Friday, April 1, 2016

Book review - The Executioner's Daughter

Title: The Executioner's Daughter
Author: Jane Hardstaff
Genre: historical fiction/horror
Similar books: Crispin: the Cross of Lead by Avi
                     Serafina and the Black Cloak by Robert Beatty
Nicely written, but hard to recommend

Summary(provided by publisher): A child that is born to the river shall return to the river.
All her life, Moss has lived in the Tower of London with her father, who serves as the executioner for King Henry VIII. Prisoners condemned to death must face Pa and his axe—and Moss, who holds the basket that will catch their severed heads.
Twelve years you shall have. To love her. To hold her.
With the king sending more enemies to the block each day, Moss knows she can't bear to be the executioner's daughter any longer. She's desperate to see the outside world, especially the River Thames, which flows just beyond the Tower's walls. Even the chilling stories about the Riverwitch, who snatches children from the shore, won't stop her.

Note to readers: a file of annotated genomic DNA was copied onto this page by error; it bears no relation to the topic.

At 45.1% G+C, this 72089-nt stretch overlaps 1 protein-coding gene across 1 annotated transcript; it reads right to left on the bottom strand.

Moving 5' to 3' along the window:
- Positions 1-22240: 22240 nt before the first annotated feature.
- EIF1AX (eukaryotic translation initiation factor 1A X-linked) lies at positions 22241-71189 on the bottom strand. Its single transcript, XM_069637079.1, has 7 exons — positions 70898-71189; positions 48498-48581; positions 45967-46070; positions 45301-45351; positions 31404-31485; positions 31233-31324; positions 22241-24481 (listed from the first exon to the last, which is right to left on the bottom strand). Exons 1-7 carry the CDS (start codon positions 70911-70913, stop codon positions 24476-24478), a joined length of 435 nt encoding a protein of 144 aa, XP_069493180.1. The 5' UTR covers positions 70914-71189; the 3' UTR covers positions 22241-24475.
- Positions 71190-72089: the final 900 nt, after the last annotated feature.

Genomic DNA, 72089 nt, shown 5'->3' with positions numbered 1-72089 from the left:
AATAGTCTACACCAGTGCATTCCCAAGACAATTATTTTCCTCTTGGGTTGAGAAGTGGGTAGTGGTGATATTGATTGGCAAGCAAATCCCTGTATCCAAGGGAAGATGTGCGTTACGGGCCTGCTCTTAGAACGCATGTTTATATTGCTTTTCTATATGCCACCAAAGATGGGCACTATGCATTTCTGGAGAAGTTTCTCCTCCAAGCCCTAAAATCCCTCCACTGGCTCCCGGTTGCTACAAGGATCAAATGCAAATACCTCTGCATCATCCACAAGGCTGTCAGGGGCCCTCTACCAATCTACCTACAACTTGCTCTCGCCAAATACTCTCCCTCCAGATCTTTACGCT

After that, the child belongs to me.
When Moss finally finds a way out of the Tower, she discovers the river holds more dangers than she imagined—including the Riverwitch's curse. The Riverwitch once helped Moss's family in exchange for a terrible bargain; now she expects Moss to pay the debt. 

My opinion: This is a rather lush historical novel. I like the depiction of the feudal system, it's simplicity and inequality, its joys and pains. Moss and her father don't have much. She meets serfs ho have even less, yet in their great poverty they find fun and generosity. These elements are fascinating to explore. The Riverwitch plot is lightly spooky and relatively easy to understand. While the ultimate resolution is a little predictable, the greater plot of understanding your family, your world, and your place in it better is a solid read and provides a great deal to discuss with middle grade readers. And therein lies the sticking point. This is an upper middle grade book, the age at which historical fiction, especially longish and description heavy, can be a tough sell. Not for casual readers but perhaps a good choice for strong readers, especially in a group setting.

Advanced Reader Copy provided by NetGalley.

No comments:

Post a Comment